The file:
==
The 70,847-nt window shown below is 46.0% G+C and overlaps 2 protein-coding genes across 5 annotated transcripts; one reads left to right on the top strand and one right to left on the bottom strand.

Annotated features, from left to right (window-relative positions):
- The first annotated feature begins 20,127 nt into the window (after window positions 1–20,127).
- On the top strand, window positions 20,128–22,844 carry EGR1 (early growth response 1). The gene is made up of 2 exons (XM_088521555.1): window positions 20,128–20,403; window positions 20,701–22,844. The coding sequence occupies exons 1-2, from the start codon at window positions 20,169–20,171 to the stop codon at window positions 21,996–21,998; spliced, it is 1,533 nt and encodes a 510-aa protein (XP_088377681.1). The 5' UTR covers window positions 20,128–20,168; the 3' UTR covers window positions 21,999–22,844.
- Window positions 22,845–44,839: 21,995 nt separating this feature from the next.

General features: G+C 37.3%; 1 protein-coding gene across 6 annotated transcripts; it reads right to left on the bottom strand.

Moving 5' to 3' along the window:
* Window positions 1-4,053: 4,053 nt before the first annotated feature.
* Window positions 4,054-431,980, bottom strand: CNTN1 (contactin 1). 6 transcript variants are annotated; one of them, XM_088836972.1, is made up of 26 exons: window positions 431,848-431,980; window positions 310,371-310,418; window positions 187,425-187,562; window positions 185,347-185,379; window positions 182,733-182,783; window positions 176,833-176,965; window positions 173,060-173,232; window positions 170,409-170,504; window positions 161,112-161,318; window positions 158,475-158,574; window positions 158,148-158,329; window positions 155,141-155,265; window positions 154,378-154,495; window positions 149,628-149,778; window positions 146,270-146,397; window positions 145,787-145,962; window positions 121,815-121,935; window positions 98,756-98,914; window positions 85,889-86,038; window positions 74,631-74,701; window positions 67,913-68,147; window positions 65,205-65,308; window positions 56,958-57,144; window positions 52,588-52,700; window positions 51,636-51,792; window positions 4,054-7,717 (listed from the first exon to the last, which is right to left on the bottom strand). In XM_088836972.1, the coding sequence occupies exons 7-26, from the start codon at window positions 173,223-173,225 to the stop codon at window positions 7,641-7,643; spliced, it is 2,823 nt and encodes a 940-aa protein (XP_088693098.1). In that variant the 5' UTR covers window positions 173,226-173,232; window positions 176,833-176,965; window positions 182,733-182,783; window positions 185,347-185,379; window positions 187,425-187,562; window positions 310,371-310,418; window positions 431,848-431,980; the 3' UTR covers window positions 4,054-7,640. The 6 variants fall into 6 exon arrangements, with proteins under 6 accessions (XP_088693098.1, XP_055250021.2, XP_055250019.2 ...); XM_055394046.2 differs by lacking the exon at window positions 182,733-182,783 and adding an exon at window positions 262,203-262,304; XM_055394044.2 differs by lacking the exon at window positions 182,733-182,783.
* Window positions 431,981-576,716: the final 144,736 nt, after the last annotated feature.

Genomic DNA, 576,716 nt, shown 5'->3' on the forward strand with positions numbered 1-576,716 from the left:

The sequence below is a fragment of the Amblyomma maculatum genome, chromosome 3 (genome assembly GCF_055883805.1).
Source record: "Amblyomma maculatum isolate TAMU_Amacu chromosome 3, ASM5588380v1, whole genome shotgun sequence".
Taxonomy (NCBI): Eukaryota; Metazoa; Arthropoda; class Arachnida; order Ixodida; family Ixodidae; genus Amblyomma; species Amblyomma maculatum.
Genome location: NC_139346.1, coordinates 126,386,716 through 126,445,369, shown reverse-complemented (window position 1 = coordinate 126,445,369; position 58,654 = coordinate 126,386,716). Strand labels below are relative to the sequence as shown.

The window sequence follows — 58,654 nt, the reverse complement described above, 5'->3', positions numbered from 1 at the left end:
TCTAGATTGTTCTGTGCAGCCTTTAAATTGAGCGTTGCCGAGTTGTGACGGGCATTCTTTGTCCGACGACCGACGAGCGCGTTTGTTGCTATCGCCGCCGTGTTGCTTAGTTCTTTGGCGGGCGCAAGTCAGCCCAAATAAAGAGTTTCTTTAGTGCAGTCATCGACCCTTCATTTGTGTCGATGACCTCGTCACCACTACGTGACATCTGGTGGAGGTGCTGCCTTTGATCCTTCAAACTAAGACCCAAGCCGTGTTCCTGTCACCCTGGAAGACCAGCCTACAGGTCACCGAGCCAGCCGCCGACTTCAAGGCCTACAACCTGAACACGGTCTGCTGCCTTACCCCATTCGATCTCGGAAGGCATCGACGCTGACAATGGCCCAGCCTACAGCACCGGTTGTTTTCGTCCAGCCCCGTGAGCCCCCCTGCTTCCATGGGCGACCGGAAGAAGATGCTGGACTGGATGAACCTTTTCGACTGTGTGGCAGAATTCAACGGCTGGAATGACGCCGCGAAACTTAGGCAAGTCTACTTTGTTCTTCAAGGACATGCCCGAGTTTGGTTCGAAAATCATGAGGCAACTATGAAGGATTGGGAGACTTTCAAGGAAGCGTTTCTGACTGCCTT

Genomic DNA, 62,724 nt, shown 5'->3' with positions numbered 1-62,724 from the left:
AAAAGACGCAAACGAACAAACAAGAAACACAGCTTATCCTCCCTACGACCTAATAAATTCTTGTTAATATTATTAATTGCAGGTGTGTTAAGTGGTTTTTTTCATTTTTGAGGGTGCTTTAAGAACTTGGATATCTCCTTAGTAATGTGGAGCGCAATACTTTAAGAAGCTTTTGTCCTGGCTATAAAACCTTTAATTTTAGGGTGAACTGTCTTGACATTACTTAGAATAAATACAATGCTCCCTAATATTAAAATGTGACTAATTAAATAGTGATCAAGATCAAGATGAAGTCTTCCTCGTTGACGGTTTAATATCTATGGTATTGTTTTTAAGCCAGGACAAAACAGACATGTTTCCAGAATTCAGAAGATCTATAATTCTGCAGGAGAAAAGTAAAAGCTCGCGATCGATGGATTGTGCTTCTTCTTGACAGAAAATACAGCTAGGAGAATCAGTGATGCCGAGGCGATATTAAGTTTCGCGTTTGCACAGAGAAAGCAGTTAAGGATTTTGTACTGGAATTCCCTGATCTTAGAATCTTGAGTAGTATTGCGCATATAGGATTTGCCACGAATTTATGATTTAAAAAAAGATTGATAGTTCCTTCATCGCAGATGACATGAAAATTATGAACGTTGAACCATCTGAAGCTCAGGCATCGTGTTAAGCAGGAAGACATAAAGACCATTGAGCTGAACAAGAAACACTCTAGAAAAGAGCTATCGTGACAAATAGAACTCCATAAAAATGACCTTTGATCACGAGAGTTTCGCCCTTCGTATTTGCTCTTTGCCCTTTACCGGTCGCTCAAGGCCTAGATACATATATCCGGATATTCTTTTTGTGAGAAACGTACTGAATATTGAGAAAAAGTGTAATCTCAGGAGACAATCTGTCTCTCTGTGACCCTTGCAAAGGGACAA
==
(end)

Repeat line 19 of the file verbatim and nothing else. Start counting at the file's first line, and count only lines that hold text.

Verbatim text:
AAAAGACGCAAACGAACAAACAAGAAACACAGCTTATCCTCCCTACGACCTAATAAATTCTTGTTAATATTATTAATTGCAGGTGTGTTAAGTGGTTTTTTTCATTTTTGAGGGTGCTTTAAGAACTTGGATATCTCCTTAGTAATGTGGAGCGCAATACTTTAAGAAGCTTTTGTCCTGGCTATAAAACCTTTAATTTTAGGGTGAACTGTCTTGACATTACTTAGAATAAATACAATGCTCCCTAATATTAAAATGTGACTAATTAAATAGTGATCAAGATCAAGATGAAGTCTTCCTCGTTGACGGTTTAATATCTATGGTATTGTTTTTAAGCCAGGACAAAACAGACATGTTTCCAGAATTCAGAAGATCTATAATTCTGCAGGAGAAAAGTAAAAGCTCGCGATCGATGGATTGTGCTTCTTCTTGACAGAAAATACAGCTAGGAGAATCAGTGATGCCGAGGCGATATTAAGTTTCGCGTTTGCACAGAGAAAGCAGTTAAGGATTTTGTACTGGAATTCCCTGATCTTAGAATCTTGAGTAGTATTGCGCATATAGGATTTGCCACGAATTTATGATTTAAAAAAAGATTGATAGTTCCTTCATCGCAGATGACATGAAAATTATGAACGTTGAACCATCTGAAGCTCAGGCATCGTGTTAAGCAGGAAGACATAAAGACCATTGAGCTGAACAAGAAACACTCTAGAAAAGAGCTATCGTGACAAATAGAACTCCATAAAAATGACCTTTGATCACGAGAGTTTCGCCCTTCGTATTTGCTCTTTGCCCTTTACCGGTCGCTCAAGGCCTAGATACATATATCCGGATATTCTTTTTGTGAGAAACGTACTGAATATTGAGAAAAAGTGTAATCTCAGGAGACAATCTGTCTCTCTGTGACCCTTGCAAAGGGACAA